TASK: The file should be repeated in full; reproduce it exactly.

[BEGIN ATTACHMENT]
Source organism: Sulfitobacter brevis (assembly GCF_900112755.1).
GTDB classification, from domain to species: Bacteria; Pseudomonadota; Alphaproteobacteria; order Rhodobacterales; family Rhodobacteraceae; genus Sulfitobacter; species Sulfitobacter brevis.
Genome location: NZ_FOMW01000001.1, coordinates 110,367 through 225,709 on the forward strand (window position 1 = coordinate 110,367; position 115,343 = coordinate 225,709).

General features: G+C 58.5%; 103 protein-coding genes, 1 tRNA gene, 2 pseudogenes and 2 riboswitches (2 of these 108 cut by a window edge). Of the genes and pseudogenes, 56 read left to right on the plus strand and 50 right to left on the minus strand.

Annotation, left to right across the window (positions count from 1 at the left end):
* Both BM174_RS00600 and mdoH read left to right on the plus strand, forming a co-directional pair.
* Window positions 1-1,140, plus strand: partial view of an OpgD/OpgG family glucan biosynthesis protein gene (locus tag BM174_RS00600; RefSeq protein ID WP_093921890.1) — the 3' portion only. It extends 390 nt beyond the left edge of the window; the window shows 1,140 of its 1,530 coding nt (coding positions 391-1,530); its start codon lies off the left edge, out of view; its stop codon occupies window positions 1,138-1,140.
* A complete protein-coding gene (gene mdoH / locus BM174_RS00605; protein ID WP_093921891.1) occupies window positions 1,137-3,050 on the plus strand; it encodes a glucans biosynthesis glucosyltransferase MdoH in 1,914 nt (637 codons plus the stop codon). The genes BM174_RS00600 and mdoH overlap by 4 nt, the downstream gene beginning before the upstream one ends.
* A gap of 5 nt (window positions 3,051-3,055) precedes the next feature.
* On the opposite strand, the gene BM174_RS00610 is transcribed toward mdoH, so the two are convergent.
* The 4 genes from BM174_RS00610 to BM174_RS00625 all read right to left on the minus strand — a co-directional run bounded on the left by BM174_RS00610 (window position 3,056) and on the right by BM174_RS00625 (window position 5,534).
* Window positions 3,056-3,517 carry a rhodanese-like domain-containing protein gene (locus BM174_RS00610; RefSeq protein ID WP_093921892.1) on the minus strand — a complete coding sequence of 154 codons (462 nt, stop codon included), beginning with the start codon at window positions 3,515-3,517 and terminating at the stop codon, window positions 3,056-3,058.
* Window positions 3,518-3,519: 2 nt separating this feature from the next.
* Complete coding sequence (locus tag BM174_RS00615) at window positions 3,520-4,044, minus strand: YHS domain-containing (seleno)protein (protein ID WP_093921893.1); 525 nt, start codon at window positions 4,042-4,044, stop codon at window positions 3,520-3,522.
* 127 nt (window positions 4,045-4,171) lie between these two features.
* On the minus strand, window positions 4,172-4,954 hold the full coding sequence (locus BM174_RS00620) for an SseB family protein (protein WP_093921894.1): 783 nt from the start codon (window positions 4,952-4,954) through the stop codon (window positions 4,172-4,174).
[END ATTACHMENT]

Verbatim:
Source organism: Sulfitobacter brevis (assembly GCF_900112755.1).
GTDB classification, from domain to species: Bacteria; Pseudomonadota; Alphaproteobacteria; order Rhodobacterales; family Rhodobacteraceae; genus Sulfitobacter; species Sulfitobacter brevis.
Genome location: NZ_FOMW01000001.1, coordinates 110,367 through 225,709 on the forward strand (window position 1 = coordinate 110,367; position 115,343 = coordinate 225,709).

General features: G+C 58.5%; 103 protein-coding genes, 1 tRNA gene, 2 pseudogenes and 2 riboswitches (2 of these 108 cut by a window edge). Of the genes and pseudogenes, 56 read left to right on the plus strand and 50 right to left on the minus strand.

Annotation, left to right across the window (positions count from 1 at the left end):
* Both BM174_RS00600 and mdoH read left to right on the plus strand, forming a co-directional pair.
* Window positions 1-1,140, plus strand: partial view of an OpgD/OpgG family glucan biosynthesis protein gene (locus tag BM174_RS00600; RefSeq protein ID WP_093921890.1) — the 3' portion only. It extends 390 nt beyond the left edge of the window; the window shows 1,140 of its 1,530 coding nt (coding positions 391-1,530); its start codon lies off the left edge, out of view; its stop codon occupies window positions 1,138-1,140.
* A complete protein-coding gene (gene mdoH / locus BM174_RS00605; protein ID WP_093921891.1) occupies window positions 1,137-3,050 on the plus strand; it encodes a glucans biosynthesis glucosyltransferase MdoH in 1,914 nt (637 codons plus the stop codon). The genes BM174_RS00600 and mdoH overlap by 4 nt, the downstream gene beginning before the upstream one ends.
* A gap of 5 nt (window positions 3,051-3,055) precedes the next feature.
* On the opposite strand, the gene BM174_RS00610 is transcribed toward mdoH, so the two are convergent.
* The 4 genes from BM174_RS00610 to BM174_RS00625 all read right to left on the minus strand — a co-directional run bounded on the left by BM174_RS00610 (window position 3,056) and on the right by BM174_RS00625 (window position 5,534).
* Window positions 3,056-3,517 carry a rhodanese-like domain-containing protein gene (locus BM174_RS00610; RefSeq protein ID WP_093921892.1) on the minus strand — a complete coding sequence of 154 codons (462 nt, stop codon included), beginning with the start codon at window positions 3,515-3,517 and terminating at the stop codon, window positions 3,056-3,058.
* Window positions 3,518-3,519: 2 nt separating this feature from the next.
* Complete coding sequence (locus tag BM174_RS00615) at window positions 3,520-4,044, minus strand: YHS domain-containing (seleno)protein (protein ID WP_093921893.1); 525 nt, start codon at window positions 4,042-4,044, stop codon at window positions 3,520-3,522.
* 127 nt (window positions 4,045-4,171) lie between these two features.
* On the minus strand, window positions 4,172-4,954 hold the full coding sequence (locus BM174_RS00620) for an SseB family protein (protein WP_093921894.1): 783 nt from the start codon (window positions 4,952-4,954) through the stop codon (window positions 4,172-4,174).